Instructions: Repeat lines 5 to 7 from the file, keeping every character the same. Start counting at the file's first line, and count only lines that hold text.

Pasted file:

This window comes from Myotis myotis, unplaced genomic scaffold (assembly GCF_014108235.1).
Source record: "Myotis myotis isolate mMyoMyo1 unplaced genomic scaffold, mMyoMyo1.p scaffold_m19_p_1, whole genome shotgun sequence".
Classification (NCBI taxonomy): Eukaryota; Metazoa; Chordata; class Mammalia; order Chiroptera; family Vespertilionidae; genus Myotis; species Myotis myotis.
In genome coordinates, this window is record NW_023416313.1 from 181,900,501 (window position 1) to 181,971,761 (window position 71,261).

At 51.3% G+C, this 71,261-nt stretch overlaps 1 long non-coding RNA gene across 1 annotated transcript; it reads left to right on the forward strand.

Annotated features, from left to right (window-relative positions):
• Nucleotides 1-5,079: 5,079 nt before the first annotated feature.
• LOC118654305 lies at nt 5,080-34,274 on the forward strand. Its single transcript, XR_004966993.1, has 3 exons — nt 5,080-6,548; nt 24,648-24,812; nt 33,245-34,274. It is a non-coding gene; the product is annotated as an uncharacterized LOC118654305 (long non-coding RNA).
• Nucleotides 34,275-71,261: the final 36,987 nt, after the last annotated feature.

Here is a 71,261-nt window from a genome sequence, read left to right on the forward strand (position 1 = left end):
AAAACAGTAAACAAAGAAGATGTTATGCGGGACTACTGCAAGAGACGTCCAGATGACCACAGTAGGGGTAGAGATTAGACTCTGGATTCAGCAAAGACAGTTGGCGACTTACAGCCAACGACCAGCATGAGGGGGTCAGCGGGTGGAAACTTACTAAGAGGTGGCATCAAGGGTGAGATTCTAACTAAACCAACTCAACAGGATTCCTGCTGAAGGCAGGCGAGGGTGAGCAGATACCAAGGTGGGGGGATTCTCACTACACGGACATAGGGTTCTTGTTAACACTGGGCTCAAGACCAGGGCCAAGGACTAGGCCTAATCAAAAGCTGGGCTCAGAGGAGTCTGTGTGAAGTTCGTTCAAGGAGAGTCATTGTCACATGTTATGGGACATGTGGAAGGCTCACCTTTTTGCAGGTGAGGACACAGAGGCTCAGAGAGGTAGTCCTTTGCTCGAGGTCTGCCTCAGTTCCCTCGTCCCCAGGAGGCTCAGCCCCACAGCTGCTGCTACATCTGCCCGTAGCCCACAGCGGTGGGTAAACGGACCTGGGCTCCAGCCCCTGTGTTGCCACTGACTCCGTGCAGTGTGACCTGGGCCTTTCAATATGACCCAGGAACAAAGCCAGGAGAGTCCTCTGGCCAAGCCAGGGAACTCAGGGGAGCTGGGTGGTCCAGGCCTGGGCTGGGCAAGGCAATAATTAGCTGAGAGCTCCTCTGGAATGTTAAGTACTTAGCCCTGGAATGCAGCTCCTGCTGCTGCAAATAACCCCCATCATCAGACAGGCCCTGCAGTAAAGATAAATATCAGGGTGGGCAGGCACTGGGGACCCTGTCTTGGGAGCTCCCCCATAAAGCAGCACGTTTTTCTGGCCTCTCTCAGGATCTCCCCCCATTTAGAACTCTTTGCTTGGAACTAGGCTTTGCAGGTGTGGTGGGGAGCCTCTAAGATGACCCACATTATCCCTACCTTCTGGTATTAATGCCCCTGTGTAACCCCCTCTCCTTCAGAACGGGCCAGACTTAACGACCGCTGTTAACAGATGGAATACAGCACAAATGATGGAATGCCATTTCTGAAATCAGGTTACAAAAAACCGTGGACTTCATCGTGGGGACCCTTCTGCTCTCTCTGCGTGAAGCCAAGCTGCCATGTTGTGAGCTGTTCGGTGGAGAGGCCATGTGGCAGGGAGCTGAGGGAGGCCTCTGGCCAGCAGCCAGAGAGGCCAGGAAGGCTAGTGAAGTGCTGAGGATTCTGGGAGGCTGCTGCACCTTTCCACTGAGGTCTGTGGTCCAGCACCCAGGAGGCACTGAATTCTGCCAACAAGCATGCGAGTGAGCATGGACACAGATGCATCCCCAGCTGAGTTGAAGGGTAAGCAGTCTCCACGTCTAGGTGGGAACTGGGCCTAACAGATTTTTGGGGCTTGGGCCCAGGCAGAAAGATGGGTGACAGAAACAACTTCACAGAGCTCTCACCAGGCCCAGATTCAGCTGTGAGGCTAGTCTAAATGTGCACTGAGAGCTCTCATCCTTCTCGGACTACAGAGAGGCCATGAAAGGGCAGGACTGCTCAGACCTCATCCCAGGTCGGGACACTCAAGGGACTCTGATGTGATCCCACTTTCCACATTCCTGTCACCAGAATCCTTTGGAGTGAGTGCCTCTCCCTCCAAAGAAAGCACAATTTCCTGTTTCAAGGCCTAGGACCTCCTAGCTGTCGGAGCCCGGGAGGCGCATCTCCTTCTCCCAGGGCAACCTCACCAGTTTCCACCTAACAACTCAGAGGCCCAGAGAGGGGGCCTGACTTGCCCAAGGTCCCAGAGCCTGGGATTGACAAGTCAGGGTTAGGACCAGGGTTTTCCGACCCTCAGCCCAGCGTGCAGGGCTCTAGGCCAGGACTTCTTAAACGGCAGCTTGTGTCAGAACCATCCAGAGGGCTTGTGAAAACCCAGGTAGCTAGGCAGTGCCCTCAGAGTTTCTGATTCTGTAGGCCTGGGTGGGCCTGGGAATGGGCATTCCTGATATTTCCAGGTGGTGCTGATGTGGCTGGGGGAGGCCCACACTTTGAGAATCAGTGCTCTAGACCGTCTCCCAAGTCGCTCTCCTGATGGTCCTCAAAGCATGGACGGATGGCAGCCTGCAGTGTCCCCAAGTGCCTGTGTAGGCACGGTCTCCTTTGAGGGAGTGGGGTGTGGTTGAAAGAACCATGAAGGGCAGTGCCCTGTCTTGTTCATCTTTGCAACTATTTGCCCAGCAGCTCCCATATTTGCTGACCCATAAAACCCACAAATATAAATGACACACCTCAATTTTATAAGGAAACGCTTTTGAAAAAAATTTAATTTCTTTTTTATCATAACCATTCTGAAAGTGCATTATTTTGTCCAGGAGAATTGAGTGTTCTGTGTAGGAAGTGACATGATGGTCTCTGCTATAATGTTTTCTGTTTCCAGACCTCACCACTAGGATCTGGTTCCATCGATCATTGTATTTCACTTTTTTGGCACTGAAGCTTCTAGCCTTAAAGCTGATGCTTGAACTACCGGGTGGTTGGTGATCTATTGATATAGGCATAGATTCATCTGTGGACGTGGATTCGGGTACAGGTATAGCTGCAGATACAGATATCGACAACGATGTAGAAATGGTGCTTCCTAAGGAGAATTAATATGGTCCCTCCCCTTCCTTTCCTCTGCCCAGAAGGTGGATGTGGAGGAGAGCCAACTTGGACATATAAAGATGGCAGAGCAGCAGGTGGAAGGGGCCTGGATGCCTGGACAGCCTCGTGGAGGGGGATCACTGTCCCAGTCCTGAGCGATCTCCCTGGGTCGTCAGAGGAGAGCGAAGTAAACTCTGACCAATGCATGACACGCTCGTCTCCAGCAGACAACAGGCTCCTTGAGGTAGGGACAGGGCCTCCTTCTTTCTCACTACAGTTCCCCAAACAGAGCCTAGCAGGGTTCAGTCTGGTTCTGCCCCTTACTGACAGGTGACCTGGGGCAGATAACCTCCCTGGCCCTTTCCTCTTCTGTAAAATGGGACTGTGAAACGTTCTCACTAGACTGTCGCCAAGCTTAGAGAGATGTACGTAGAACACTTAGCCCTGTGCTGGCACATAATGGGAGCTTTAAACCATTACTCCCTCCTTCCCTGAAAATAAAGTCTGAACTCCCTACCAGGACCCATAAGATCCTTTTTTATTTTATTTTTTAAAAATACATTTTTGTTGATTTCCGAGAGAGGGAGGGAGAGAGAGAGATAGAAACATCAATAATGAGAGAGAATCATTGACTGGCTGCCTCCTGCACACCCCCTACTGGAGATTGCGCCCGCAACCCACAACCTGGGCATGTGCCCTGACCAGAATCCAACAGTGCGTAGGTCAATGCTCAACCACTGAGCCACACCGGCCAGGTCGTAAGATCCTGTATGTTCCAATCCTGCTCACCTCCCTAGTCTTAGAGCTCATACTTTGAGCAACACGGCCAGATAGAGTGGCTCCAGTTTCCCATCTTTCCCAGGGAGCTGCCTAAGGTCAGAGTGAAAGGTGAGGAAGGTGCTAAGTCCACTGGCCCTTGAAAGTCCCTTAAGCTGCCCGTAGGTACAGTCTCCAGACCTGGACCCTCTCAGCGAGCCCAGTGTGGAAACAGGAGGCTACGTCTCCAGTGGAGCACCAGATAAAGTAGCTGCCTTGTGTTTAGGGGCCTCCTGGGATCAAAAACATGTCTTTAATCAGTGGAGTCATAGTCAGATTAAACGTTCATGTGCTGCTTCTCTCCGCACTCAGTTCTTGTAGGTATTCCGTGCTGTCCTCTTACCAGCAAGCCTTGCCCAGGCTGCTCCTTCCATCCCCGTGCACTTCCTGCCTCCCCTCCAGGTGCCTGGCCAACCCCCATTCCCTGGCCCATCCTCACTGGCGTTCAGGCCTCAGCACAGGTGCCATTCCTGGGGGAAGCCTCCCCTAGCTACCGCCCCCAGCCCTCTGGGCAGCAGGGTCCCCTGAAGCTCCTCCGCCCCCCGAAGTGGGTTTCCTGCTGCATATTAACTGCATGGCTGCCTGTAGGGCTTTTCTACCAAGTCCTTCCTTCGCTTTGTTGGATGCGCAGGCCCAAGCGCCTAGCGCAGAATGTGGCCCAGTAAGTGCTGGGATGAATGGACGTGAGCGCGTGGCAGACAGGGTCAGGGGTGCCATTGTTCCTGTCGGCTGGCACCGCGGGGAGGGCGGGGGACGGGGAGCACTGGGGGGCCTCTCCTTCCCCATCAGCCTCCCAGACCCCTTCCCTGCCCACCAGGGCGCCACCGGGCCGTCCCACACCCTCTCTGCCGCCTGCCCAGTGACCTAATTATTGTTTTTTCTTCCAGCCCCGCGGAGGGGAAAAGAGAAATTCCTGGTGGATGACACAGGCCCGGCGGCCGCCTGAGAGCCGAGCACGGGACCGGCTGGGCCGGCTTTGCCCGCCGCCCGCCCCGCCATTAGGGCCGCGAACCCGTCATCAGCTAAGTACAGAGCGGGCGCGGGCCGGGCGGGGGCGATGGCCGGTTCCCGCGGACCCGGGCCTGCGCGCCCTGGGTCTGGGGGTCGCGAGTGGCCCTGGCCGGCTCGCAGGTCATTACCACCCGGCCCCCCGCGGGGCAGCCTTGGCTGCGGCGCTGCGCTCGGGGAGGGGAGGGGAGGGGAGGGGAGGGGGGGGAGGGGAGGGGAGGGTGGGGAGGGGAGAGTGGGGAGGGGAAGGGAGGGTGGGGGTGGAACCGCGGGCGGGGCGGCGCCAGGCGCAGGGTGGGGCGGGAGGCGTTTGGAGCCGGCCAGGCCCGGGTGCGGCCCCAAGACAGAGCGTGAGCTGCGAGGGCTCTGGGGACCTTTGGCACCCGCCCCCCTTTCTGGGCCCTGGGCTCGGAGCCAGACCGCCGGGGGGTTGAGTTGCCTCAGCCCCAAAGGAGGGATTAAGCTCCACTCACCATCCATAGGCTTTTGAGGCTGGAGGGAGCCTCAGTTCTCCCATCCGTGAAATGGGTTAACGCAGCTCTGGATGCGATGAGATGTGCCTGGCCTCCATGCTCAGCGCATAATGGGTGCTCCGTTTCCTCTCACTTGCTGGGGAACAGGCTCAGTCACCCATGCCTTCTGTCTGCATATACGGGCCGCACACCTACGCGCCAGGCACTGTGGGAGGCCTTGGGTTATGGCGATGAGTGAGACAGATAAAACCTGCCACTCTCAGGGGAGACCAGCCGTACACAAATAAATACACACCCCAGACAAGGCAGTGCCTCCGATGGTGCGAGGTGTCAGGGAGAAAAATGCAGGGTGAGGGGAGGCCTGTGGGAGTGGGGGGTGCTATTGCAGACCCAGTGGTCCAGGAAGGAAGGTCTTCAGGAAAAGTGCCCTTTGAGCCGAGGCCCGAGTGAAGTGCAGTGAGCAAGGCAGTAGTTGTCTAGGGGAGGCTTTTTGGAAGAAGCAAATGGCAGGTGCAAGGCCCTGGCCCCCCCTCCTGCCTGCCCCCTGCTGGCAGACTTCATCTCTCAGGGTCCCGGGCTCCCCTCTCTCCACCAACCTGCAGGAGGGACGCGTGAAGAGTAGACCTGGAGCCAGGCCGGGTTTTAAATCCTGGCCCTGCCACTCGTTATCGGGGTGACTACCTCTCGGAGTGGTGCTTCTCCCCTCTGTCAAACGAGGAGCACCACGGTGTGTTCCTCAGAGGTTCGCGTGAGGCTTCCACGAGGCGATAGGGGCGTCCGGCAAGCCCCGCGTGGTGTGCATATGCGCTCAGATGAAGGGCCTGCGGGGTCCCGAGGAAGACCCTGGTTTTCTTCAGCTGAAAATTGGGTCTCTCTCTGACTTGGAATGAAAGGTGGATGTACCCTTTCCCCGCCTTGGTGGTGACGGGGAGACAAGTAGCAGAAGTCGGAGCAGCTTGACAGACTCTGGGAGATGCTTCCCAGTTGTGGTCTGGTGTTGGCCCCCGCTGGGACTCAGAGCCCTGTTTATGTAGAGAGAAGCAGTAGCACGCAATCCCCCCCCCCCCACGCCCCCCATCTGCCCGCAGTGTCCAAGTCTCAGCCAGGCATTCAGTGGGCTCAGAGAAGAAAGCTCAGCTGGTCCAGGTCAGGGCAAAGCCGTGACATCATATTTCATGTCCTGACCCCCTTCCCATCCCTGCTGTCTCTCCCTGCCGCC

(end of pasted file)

At 51.3% G+C, this 71,261-nt stretch overlaps 1 long non-coding RNA gene across 1 annotated transcript; it reads left to right on the forward strand.

Annotated features, from left to right (window-relative positions):
• Nucleotides 1-5,079: 5,079 nt before the first annotated feature.